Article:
TSA quietly expands its role, prompts controversy
'Administrative' searches at sporting venues, other locations spark concerns over legality, privacy among some
By Ron Nixon
The New York Times
WASHINGTON — As hundreds of commuters emerged from Amtrak and commuter trains at Union Station on a recent morning, an armed squad of men and women dressed in bulletproof vests made their way through the crowds.
The squad was not with the Washington police department or Amtrak’s police force, but was one of the Transportation Security Administration’s Visible Intermodal Prevention and Response squads — VIPR teams for short — assigned to perform random security sweeps to prevent terrorist attacks at transportation hubs across the United States.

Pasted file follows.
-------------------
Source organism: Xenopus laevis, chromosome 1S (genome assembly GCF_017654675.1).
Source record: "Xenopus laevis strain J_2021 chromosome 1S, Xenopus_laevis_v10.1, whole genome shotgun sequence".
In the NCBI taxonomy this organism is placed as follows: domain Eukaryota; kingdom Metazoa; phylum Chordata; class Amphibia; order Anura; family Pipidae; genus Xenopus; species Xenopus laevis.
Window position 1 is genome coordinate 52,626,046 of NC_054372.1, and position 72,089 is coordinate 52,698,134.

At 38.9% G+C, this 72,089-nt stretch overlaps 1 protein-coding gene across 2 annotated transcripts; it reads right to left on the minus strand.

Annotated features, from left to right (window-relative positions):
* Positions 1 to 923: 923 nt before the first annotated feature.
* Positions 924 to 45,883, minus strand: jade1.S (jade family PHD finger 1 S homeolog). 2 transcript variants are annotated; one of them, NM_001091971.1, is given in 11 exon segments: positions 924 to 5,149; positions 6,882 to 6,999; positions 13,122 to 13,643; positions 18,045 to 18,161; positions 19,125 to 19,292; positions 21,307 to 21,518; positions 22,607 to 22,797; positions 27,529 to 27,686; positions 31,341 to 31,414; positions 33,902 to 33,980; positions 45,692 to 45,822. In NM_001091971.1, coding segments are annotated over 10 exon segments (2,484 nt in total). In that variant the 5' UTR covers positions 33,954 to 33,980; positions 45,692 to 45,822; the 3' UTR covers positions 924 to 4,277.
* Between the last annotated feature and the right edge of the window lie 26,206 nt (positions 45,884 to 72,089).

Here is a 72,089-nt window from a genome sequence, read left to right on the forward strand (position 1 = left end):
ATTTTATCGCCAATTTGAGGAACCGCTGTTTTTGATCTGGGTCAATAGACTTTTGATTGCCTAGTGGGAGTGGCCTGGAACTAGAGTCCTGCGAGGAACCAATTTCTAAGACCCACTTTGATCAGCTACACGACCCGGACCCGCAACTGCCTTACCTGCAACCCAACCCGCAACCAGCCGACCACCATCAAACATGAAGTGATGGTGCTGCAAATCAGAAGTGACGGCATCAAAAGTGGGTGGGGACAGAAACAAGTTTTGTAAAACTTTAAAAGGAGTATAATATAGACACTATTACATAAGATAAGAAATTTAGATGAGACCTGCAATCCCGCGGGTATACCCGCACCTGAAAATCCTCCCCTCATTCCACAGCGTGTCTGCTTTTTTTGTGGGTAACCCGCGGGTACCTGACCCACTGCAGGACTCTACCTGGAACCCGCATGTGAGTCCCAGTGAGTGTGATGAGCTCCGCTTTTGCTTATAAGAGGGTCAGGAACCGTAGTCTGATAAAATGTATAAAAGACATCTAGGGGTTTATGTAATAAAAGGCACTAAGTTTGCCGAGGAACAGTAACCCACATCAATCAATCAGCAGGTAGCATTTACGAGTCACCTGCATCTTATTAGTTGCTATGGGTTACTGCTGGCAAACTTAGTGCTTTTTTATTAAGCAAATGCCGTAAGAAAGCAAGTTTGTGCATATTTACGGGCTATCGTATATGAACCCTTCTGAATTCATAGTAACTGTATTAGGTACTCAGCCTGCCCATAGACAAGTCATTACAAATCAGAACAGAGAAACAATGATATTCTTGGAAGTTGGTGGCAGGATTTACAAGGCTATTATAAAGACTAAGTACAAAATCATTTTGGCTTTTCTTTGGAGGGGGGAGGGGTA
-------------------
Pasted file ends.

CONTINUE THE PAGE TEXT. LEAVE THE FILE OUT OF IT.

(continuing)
“The T.S.A., huh,” said Donald Neubauer of Greenville, Ohio, as he walked past the squad. “I thought they were just at the airports.” With little fanfare, the agency best known for airport screenings has vastly expanded its reach to sporting events, music festivals, rodeos, highway weigh stations and train terminals. Not everyone is happy.
Full Story: TSA expands duties beyond airport security